Daily Commentary BY THE CURVE TEAM –

Data Dips as FOMC Debate Continues

8th of January, 2018

The data was a bit of a disappointment on Friday with the domestic data posting a big miss while non farm payrolls in the US also fell short of estimates. The data was largely overshadowed by the ongoing internal debate at the Fed with several members speaking Friday night.

Australia’s trade surplus posted a big miss, falling into deficit to the tune of $628m after a surplus of $550m was expected. Export growth disappointed once again and continues to suggest that exports will add little to growth in Q4. On the upside, imports of consumer and capital goods suggest a pick up in consumer activity and a continued improvement in business investment.

After a bumper ADP employment report Wednesday night, the market had high hopes of a solid nonfarm figure Friday night. The end result was an of 148,000 against expectations of a 190,000 rise. Any disappointment was short lived as the unemployment rate held steady and wage growth for the month was a healthy 0.3%, lifting the annual increase to 2.5%.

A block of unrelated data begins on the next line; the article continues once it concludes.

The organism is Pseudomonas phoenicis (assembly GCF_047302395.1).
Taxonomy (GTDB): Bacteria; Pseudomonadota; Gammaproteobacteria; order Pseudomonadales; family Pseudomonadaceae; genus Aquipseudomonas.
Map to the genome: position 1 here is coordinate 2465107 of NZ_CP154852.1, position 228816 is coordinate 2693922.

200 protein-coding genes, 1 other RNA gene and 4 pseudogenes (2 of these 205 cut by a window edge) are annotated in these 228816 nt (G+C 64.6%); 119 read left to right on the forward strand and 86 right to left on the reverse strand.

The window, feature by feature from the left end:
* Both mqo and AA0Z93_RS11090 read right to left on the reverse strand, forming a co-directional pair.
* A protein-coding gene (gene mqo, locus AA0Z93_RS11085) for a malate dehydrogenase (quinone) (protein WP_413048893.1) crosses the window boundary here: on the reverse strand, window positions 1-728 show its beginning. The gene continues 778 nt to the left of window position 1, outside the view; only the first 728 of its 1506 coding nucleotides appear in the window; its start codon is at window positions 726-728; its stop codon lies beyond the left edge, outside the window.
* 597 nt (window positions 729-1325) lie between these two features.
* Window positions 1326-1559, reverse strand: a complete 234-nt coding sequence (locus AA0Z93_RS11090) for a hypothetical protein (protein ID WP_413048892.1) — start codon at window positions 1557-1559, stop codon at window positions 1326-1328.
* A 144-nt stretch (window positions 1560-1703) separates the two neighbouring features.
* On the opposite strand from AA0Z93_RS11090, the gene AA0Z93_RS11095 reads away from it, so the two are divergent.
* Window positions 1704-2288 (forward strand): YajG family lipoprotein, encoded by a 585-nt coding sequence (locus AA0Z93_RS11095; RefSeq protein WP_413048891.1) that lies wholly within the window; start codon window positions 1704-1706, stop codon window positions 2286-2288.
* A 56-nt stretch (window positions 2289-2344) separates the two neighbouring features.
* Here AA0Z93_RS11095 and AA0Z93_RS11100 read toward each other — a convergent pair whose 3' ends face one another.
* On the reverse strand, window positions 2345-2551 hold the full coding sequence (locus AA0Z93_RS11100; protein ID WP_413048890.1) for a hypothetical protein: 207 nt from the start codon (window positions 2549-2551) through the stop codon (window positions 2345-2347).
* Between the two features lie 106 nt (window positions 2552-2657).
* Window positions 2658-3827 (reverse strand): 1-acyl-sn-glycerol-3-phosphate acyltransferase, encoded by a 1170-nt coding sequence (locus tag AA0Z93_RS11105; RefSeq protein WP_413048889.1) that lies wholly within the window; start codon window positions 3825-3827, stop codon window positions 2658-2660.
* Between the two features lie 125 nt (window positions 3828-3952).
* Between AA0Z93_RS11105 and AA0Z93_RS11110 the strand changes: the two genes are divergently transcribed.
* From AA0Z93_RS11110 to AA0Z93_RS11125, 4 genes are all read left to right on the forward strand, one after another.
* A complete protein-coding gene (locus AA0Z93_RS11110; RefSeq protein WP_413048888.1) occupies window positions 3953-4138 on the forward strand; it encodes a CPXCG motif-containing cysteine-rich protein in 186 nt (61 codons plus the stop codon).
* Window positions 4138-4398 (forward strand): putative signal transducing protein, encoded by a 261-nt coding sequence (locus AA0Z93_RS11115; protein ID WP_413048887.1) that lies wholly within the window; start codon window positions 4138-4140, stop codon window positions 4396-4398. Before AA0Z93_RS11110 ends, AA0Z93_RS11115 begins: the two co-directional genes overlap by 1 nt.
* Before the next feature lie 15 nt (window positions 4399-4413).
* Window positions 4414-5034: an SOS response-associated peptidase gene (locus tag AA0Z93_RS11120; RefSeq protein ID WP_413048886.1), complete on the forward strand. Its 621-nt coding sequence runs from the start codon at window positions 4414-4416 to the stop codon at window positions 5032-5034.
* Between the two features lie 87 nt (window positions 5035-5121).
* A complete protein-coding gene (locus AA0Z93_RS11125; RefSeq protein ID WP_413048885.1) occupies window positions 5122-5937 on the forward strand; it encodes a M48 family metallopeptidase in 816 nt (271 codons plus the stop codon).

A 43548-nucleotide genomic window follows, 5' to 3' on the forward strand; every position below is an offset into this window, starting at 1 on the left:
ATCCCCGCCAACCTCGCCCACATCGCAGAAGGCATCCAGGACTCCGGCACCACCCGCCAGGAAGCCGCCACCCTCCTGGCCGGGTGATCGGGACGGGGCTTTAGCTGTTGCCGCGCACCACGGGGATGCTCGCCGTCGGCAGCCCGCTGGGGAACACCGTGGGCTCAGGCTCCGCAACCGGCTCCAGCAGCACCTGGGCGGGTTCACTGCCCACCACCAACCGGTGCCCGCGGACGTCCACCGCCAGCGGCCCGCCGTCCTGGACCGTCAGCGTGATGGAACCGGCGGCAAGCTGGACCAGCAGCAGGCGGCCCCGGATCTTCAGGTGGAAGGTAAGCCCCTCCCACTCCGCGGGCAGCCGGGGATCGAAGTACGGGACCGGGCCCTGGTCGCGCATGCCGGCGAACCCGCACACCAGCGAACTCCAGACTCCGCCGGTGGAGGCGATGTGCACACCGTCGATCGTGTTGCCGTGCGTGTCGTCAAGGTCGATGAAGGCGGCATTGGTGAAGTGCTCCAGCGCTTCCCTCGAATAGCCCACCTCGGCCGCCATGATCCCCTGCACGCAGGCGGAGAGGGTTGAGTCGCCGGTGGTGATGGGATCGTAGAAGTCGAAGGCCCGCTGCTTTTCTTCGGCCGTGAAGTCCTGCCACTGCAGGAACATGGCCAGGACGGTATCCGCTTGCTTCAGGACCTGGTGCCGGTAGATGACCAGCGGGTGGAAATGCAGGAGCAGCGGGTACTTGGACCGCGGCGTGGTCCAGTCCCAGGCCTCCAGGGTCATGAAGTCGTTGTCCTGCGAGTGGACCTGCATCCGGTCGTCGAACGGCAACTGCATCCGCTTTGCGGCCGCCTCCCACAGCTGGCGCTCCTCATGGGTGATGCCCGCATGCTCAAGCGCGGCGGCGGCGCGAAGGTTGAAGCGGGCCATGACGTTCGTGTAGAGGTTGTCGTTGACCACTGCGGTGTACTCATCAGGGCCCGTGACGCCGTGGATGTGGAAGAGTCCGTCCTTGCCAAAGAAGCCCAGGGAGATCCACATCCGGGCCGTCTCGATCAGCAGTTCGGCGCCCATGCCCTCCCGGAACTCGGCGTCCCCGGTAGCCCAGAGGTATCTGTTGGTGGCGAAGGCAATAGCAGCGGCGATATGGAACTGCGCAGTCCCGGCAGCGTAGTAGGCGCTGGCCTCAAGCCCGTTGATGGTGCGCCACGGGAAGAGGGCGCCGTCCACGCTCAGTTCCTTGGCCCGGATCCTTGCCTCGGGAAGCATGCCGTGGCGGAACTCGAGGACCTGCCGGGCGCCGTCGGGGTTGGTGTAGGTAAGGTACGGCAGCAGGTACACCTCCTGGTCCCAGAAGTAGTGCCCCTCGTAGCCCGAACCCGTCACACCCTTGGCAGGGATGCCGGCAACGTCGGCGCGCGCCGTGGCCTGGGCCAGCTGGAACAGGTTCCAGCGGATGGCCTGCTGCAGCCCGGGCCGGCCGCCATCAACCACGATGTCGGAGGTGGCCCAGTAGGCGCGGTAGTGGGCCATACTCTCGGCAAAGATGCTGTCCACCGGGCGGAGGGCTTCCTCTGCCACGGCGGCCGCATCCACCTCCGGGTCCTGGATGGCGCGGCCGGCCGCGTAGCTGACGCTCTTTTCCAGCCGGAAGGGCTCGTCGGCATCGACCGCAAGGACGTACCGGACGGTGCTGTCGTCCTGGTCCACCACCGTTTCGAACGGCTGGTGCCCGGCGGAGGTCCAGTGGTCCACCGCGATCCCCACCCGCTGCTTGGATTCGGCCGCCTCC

Meanwhile the FOMC continues to be at odds with its dual mandate. While the health of the economy is on track, the lack of visible inflationary pressures in the official statistics continues to cause concern among some members.

Patrick Harker and James Bullard said Friday that the Fed could afford to be patient with Harker specifically suggesting the fed could run the economy a little hot and wait for inflation to pick up. At the same time John Williams said he though that the 3 hikes in the dot plot is still on the right track while Loretta Mester was more hawkish suggesting 4 hikes.

While the debate rages along at the Fed, Jens Weidmann from the Bundesbank (Germany’s central bank) was out talking up the end of the ECB’s QE program saying “the prospects for the evolution of prices correspond to a return of inflation to a level sufficient to maintain the stability of prices.” 

It all points to a very important year ahead for monetary policy watchers as mixed signals cloud the outlook which could ultimately lead to a return of volatlity after a hiatus during 2017.

David Flanagan

Director - Interest Rate Markets